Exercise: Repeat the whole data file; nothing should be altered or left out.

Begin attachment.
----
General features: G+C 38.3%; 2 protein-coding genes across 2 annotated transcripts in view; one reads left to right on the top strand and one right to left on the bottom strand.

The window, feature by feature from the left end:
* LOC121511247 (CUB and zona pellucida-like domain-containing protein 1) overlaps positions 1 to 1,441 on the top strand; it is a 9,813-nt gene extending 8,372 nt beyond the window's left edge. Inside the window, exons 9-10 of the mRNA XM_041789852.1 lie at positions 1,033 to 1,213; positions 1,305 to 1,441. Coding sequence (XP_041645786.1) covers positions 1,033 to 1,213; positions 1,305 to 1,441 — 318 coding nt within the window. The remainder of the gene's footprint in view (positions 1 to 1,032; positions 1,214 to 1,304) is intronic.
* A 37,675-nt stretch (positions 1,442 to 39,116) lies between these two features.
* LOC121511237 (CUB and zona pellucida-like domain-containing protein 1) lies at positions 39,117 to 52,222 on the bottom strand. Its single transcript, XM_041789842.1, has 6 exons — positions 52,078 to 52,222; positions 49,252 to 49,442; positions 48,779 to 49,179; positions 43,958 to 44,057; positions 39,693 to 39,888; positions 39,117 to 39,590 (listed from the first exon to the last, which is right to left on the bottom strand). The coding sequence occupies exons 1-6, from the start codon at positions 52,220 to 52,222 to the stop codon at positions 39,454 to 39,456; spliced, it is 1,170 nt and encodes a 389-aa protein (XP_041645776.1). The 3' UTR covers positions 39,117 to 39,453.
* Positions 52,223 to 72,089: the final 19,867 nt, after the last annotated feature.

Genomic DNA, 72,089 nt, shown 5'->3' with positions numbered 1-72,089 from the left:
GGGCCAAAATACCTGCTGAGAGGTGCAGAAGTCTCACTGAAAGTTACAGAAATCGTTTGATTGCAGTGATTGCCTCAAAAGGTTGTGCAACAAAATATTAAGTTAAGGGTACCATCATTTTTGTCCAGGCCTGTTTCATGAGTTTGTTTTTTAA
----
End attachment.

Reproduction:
General features: G+C 38.3%; 2 protein-coding genes across 2 annotated transcripts in view; one reads left to right on the top strand and one right to left on the bottom strand.

The window, feature by feature from the left end:
* LOC121511247 (CUB and zona pellucida-like domain-containing protein 1) overlaps positions 1 to 1,441 on the top strand; it is a 9,813-nt gene extending 8,372 nt beyond the window's left edge. Inside the window, exons 9-10 of the mRNA XM_041789852.1 lie at positions 1,033 to 1,213; positions 1,305 to 1,441. Coding sequence (XP_041645786.1) covers positions 1,033 to 1,213; positions 1,305 to 1,441 — 318 coding nt within the window. The remainder of the gene's footprint in view (positions 1 to 1,032; positions 1,214 to 1,304) is intronic.
* A 37,675-nt stretch (positions 1,442 to 39,116) lies between these two features.
* LOC121511237 (CUB and zona pellucida-like domain-containing protein 1) lies at positions 39,117 to 52,222 on the bottom strand. Its single transcript, XM_041789842.1, has 6 exons — positions 52,078 to 52,222; positions 49,252 to 49,442; positions 48,779 to 49,179; positions 43,958 to 44,057; positions 39,693 to 39,888; positions 39,117 to 39,590 (listed from the first exon to the last, which is right to left on the bottom strand). The coding sequence occupies exons 1-6, from the start codon at positions 52,220 to 52,222 to the stop codon at positions 39,454 to 39,456; spliced, it is 1,170 nt and encodes a 389-aa protein (XP_041645776.1). The 3' UTR covers positions 39,117 to 39,453.
* Positions 52,223 to 72,089: the final 19,867 nt, after the last annotated feature.

Genomic DNA, 72,089 nt, shown 5'->3' with positions numbered 1-72,089 from the left:
GGGCCAAAATACCTGCTGAGAGGTGCAGAAGTCTCACTGAAAGTTACAGAAATCGTTTGATTGCAGTGATTGCCTCAAAAGGTTGTGCAACAAAATATTAAGTTAAGGGTACCATCATTTTTGTCCAGGCCTGTTTCATGAGTTTGTTTTTTAA